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JScript (wikipedia.org)
15 points by gillytech 51 days ago | hide | past | favorite | 18 comments



One cool thing we’ve lost in browsers today is the ability to switch between scripting languages. Old IE versions let you use JScript or VBScript by mentioning the language as an attribute in the script tag. And it actually worked: you could mix different languages on the same HTML page (not necessarily a good idea but great flexibility).

Imagine if we could specify JavaScript or TypeScript in the script tag for today’s browsers?


well that was only possible in IE, because IE used the Active Scripting https://en.wikipedia.org/wiki/Active_Scripting tech, which meant that any scripting languages that implemented the Active Scripting interfaces could be used in IE, and also WScript (https://en.wikipedia.org/wiki/Windows_Script_Host).

In the implementations part of the wikipedia page https://en.wikipedia.org/wiki/Active_Scripting#Implementatio... you can see there were a number of available scripting languages for use on IE. For some reason it doesn't mention the ones from ActiveState - the current ActiveState python doesn't seem to be Active Scripting enabled but back when this technology was useful it was - maybe it just provided the python version mentioned on the wikipedia page with some extras though.

on edit: added missing word.


It's also a great way to fragment the ecosystem. Firefox supports micropython, Chrome supports TypeScript, Safari supports a subset of AppleScript, and suddenly a page working depends on browser and OS again. JS is a painful least common denominator that still varies too much, but at least it mostly is a common denominator.

Edit: That said, maybe webassembly is a way forward.


Imagine a world where Brendan Eich had said "I can't do a good job in two weeks, just embed Python".


https://www.vugu.org/

"Vugu: A modern UI library for Go+WebAssembly"


> Imagine if we could specify JavaScript or TypeScript in the script tag for today’s browsers?

JavaScript really should follow Python’s lead here and allow but ignore type annotations. I believe TC39 already reserved the lexical space for it.


In theory this was nice, but having actually dealt with it in production IE had all sorts of weird bugs with it. Mixing JScript & VBScript (much less PerlScript!) in ASP was even worse, the order of execution of the different language blocks was not specified and could change in a point release or even between installations. In practice both in the browser and on the server Microsoft's multiple language support wasn't really suited to mixing them.


But ASP pages have nothing to do with IE the browser since that was a server-side technology. I mixed JScript and VBScript without problems for a long time in an application I maintained.


Theoretically it could still be done, but by doing so you completely break compatibility with any browser which doesn't support it; I'm pretty sure no non-Trident-based browser ever supported VBScript. Unless some other scripting language gains wide acceptance somehow, I'll be sticking with plain ol' JavaScript for the foreseeable future.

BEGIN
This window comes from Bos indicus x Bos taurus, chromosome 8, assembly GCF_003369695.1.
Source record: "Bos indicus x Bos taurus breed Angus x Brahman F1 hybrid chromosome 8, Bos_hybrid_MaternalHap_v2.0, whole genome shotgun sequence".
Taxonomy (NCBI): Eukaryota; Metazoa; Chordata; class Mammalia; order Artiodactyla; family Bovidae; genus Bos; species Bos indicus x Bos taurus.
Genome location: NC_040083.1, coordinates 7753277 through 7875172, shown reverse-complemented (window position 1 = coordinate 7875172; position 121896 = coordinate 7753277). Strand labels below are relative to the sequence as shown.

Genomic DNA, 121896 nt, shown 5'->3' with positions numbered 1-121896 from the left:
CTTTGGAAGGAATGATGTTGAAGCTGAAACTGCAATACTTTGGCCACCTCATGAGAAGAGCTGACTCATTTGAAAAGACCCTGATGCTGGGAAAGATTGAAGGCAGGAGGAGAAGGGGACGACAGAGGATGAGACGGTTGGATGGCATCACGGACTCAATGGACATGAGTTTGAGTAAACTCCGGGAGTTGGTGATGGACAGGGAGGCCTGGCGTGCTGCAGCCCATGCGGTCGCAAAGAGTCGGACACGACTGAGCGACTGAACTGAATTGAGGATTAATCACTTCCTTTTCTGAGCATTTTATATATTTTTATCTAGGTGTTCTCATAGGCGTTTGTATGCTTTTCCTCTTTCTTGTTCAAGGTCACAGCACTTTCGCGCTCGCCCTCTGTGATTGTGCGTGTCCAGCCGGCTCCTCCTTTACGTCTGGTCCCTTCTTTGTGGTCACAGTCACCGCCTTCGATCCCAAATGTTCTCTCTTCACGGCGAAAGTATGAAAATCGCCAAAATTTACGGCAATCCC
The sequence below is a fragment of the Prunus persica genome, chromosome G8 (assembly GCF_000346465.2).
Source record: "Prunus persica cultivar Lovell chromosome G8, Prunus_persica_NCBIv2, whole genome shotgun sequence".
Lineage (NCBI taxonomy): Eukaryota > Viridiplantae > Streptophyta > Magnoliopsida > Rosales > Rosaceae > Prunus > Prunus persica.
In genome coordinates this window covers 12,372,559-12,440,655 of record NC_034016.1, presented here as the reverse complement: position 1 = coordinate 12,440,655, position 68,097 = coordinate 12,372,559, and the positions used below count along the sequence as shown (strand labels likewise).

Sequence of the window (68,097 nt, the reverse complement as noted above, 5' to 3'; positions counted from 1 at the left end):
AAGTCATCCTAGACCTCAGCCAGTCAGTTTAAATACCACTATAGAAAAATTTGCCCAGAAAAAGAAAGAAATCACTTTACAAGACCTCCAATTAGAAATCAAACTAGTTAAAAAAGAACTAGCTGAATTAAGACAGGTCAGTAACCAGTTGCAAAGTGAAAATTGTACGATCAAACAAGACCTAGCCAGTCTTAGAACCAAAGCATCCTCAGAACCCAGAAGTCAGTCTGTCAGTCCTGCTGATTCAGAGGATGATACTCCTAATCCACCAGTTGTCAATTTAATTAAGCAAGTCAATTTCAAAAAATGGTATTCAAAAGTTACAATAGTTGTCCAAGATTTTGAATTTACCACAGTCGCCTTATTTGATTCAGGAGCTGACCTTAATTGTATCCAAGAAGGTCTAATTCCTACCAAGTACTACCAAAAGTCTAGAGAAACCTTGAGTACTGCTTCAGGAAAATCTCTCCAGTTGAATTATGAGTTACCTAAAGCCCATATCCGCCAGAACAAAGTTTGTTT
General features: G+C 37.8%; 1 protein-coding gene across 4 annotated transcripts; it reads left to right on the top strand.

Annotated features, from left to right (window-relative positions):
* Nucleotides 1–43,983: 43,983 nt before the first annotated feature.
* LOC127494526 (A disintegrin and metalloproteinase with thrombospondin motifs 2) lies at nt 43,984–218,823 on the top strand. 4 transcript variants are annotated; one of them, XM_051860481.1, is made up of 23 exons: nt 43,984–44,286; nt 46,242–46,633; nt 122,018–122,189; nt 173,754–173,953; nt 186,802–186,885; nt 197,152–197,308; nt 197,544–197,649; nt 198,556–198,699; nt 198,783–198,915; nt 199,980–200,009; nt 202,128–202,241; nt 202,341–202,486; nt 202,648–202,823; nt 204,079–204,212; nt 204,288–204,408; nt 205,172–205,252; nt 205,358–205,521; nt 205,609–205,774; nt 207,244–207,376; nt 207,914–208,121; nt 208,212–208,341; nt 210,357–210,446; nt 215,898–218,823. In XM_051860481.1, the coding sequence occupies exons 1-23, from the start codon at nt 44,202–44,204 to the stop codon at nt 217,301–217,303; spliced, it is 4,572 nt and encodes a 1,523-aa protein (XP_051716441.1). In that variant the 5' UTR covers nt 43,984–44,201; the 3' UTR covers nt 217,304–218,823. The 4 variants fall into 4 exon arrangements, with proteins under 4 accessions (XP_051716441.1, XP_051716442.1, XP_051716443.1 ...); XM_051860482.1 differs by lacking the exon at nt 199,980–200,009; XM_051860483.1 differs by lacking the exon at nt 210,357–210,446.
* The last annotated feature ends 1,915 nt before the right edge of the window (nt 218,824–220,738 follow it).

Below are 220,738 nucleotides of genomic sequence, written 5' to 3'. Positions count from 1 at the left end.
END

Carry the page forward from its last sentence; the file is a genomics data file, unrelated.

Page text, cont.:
> JScript supports conditional compilation, which allows a programmer to selectively execute code within block comments.

I found this bit to be of particular interest. Why would anyone want to selectively execute code within a comment block? That seems to me to be a Bad Idea™


Early method of making the script run one way in IE and another way in a different browser, also had some predefined variables for handling versions and whatnot. You may remember the same feature but for HTML: <!--[if IE 6]>

Obviously modern HTML tags with fallbacks, @supports in CSS, and proper feature detection instead of hardcoding are the better approach nowadays since everyone finally agreed to follow the standards reasonably closely and you don't need version specific hacks rather just checks that something is supported.


Okay that definitely makes more sense. I use those IE conditional comments to this day in email templates (for Outlook).

You know you have a problem when you need to alter web standards in order to let programmers get around your alterations of web standards.

As a new HTML coder back in the day these conditional comments were really odd to me. Thankfully we don't have to deal with that much anymore although IE 11 is still out there, lurking.


C supports conditional compilation, where it's great for supporting multiple architectures and operating systems.


well sometimes people want to selectively run code in a dev instead of a prod environment. I wouldn't say it's a bad idea, it is a possibility we sometimes need that it would be preferable that we did not need and we should try to get away from needing quickly if we find ourselves in that situation.


I still support this in one of my applications alongside its twin VBScript. It's becoming difficult now though as a lot of the Microsoft documentation on Active Scripting is disappearing.


To me, JScript has always been and will always be nothing more than “that thing that tries and fails to execute when I double-click a JS file on a new system.”


don't forget J++


R.I.P JScript.




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